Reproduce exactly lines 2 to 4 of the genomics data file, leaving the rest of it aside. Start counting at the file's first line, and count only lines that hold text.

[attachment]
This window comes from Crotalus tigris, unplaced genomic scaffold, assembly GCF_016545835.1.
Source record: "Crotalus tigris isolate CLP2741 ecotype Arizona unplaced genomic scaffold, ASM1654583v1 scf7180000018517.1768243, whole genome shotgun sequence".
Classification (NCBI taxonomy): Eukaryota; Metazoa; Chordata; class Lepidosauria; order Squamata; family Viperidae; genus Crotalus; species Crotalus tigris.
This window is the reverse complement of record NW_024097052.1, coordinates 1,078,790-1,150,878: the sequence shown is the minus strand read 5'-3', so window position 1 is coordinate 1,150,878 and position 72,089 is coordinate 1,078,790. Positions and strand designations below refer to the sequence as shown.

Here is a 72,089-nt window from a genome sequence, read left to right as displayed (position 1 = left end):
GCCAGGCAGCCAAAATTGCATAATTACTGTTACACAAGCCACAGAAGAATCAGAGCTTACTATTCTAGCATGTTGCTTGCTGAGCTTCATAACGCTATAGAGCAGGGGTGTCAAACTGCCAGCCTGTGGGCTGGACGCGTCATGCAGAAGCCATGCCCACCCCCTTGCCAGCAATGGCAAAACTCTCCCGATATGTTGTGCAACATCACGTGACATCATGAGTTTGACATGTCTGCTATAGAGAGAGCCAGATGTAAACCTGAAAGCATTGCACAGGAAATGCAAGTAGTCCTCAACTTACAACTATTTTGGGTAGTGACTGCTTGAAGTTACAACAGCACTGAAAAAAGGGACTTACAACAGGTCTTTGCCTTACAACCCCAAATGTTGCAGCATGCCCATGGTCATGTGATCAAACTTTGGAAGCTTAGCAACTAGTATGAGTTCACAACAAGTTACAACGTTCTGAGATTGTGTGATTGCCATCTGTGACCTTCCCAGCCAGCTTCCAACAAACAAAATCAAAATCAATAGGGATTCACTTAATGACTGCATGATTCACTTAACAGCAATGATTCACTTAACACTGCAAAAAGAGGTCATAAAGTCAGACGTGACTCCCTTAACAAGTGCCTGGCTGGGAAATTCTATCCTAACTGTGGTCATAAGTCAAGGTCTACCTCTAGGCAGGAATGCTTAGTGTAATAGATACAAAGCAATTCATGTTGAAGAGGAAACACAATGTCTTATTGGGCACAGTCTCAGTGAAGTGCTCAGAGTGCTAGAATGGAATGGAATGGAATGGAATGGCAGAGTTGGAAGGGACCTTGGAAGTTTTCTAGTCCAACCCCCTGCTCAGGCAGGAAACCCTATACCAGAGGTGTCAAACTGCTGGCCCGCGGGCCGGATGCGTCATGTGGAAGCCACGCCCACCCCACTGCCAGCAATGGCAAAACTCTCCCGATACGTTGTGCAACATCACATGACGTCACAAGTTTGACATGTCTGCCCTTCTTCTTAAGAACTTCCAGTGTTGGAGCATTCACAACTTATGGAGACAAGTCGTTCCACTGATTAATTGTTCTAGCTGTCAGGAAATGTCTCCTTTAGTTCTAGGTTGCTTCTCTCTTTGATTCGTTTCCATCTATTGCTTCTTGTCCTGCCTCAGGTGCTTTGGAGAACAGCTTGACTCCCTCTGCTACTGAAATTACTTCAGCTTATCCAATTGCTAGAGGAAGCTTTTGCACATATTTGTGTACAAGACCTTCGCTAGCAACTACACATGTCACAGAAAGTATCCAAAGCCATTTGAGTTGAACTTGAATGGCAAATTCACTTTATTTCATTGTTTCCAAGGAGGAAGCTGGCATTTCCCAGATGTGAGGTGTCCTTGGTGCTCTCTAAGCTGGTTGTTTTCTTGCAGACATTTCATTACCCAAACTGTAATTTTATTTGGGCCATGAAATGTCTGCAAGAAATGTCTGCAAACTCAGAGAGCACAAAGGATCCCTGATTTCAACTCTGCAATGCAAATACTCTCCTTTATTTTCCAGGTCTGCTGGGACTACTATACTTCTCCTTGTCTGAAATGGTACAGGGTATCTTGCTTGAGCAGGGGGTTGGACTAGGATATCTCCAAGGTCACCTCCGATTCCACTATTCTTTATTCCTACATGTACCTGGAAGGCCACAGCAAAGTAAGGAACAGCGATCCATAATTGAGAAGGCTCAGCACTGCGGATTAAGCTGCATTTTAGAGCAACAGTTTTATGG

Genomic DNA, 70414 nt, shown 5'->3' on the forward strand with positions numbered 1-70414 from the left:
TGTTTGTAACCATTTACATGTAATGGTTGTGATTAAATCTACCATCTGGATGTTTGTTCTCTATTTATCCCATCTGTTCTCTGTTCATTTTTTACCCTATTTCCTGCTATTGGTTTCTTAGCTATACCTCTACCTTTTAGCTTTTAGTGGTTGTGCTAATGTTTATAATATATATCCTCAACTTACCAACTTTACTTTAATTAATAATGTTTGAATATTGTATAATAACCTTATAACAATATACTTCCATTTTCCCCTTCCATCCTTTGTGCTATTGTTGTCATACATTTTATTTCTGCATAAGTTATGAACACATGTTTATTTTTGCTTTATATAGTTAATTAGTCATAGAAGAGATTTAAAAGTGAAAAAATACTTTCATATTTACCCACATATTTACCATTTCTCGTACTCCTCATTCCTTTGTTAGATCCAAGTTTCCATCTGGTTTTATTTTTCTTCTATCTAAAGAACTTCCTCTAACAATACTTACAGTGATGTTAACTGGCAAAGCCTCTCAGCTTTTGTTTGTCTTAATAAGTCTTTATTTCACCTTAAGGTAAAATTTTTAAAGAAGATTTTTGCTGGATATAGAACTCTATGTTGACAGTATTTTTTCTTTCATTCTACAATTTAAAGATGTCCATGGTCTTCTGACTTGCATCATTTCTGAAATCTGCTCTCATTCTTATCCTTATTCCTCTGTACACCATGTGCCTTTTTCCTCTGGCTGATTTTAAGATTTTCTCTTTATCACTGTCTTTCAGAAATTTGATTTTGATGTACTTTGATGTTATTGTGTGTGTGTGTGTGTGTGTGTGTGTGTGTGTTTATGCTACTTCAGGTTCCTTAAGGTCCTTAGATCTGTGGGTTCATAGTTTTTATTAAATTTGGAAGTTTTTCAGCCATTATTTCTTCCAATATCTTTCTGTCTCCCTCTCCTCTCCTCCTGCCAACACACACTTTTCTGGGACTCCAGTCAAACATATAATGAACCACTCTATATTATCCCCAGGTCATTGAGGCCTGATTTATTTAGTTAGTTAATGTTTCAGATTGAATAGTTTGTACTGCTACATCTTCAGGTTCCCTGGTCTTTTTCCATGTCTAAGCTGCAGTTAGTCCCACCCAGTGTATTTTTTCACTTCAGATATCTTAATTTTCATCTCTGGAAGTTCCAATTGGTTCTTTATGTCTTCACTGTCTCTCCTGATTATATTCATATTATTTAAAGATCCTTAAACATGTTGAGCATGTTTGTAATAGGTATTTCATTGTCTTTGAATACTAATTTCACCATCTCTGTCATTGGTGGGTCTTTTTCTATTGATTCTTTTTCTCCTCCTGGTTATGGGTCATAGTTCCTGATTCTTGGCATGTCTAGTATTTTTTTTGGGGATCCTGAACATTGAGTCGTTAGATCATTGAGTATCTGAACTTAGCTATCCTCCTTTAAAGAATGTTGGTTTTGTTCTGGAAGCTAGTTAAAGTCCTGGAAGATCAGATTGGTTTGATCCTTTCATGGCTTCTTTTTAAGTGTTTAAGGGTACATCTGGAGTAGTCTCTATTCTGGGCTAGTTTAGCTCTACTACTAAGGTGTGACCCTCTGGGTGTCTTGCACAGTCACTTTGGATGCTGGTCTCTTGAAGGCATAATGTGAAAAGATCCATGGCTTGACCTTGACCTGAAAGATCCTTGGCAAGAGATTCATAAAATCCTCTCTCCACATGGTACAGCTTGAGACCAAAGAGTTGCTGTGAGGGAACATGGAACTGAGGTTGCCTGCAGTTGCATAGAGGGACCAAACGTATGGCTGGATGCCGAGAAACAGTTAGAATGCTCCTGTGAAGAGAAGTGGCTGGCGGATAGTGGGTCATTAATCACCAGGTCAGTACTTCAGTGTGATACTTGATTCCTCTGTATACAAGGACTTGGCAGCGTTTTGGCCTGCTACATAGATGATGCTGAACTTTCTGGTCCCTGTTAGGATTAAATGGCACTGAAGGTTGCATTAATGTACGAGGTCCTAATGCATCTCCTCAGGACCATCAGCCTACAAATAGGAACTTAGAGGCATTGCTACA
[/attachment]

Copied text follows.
Source record: "Crotalus tigris isolate CLP2741 ecotype Arizona unplaced genomic scaffold, ASM1654583v1 scf7180000018517.1768243, whole genome shotgun sequence".
Classification (NCBI taxonomy): Eukaryota; Metazoa; Chordata; class Lepidosauria; order Squamata; family Viperidae; genus Crotalus; species Crotalus tigris.
This window is the reverse complement of record NW_024097052.1, coordinates 1,078,790-1,150,878: the sequence shown is the minus strand read 5'-3', so window position 1 is coordinate 1,150,878 and position 72,089 is coordinate 1,078,790. Positions and strand designations below refer to the sequence as shown.